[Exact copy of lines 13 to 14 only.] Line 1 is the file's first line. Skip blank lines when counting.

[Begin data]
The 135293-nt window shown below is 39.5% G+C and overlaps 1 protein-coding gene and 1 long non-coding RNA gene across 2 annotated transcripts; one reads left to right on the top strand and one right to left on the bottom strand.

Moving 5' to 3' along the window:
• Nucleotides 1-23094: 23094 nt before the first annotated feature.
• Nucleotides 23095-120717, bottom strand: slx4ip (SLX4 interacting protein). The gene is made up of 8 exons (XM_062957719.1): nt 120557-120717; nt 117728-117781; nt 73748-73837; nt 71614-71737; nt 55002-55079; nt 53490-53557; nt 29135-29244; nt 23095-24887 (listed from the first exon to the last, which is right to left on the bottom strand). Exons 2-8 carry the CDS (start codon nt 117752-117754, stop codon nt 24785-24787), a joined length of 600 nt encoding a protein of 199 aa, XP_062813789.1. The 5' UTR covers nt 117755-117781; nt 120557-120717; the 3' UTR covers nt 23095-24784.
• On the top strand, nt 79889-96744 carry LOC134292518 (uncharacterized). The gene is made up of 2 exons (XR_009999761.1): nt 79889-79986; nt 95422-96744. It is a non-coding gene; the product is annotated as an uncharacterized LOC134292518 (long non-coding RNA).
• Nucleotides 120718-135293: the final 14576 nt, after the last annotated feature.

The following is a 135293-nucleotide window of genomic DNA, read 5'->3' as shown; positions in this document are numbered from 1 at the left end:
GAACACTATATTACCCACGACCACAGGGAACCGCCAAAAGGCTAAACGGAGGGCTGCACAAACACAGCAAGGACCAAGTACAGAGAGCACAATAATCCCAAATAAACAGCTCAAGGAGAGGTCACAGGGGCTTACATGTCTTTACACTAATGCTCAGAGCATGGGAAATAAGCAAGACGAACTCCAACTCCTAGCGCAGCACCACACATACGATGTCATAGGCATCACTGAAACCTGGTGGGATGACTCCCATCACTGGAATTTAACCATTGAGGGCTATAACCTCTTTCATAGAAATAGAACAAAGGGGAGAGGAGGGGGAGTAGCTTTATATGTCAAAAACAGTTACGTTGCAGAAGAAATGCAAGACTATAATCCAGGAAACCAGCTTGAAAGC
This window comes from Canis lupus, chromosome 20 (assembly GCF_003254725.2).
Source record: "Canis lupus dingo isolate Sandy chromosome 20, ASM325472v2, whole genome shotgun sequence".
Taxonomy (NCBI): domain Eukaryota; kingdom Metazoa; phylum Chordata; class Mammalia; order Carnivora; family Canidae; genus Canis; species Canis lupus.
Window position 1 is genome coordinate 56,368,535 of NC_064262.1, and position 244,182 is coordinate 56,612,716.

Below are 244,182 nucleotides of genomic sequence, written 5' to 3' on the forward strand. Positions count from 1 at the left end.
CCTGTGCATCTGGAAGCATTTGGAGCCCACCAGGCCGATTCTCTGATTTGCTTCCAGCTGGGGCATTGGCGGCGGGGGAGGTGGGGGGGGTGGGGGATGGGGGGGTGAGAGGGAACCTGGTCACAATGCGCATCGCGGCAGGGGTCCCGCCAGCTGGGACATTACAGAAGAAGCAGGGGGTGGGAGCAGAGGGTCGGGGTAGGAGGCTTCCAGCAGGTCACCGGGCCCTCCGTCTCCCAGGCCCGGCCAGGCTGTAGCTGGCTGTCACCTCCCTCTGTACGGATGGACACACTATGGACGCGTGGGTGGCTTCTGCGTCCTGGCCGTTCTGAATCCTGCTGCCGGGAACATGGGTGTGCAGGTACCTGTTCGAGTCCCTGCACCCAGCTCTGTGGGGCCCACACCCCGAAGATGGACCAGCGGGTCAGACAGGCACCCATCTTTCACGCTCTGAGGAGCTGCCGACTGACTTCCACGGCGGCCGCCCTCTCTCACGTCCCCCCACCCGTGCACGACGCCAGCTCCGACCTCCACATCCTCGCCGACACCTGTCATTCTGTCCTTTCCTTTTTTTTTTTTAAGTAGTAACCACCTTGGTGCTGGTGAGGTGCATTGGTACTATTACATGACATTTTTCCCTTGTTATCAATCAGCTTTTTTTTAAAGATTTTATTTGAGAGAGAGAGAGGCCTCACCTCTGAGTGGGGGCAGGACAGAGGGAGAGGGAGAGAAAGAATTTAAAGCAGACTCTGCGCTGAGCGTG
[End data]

Below are 244,182 nucleotides of genomic sequence, written 5' to 3' on the forward strand. Positions count from 1 at the left end.
CCTGTGCATCTGGAAGCATTTGGAGCCCACCAGGCCGATTCTCTGATTTGCTTCCAGCTGGGGCATTGGCGGCGGGGGAGGTGGGGGGGGTGGGGGATGGGGGGGTGAGAGGGAACCTGGTCACAATGCGCATCGCGGCAGGGGTCCCGCCAGCTGGGACATTACAGAAGAAGCAGGGGGTGGGAGCAGAGGGTCGGGGTAGGAGGCTTCCAGCAGGTCACCGGGCCCTCCGTCTCCCAGGCCCGGCCAGGCTGTAGCTGGCTGTCACCTCCCTCTGTACGGATGGACACACTATGGACGCGTGGGTGGCTTCTGCGTCCTGGCCGTTCTGAATCCTGCTGCCGGGAACATGGGTGTGCAGGTACCTGTTCGAGTCCCTGCACCCAGCTCTGTGGGGCCCACACCCCGAAGATGGACCAGCGGGTCAGACAGGCACCCATCTTTCACGCTCTGAGGAGCTGCCGACTGACTTCCACGGCGGCCGCCCTCTCTCACGTCCCCCCACCCGTGCACGACGCCAGCTCCGACCTCCACATCCTCGCCGACACCTGTCATTCTGTCCTTTCCTTTTTTTTTTTTAAGTAGTAACCACCTTGGTGCTGGTGAGGTGCATTGGTACTATTACATGACATTTTTCCCTTGTTATCAATCAGCTTTTTTTTAAAGATTTTATTTGAGAGAGAGAGAGGCCTCACCTCTGAGTGGGGGCAGGACAGAGGGAGAGGGAGAGAAAGAATTTAAAGCAGACTCTGCGCTGAGCGTG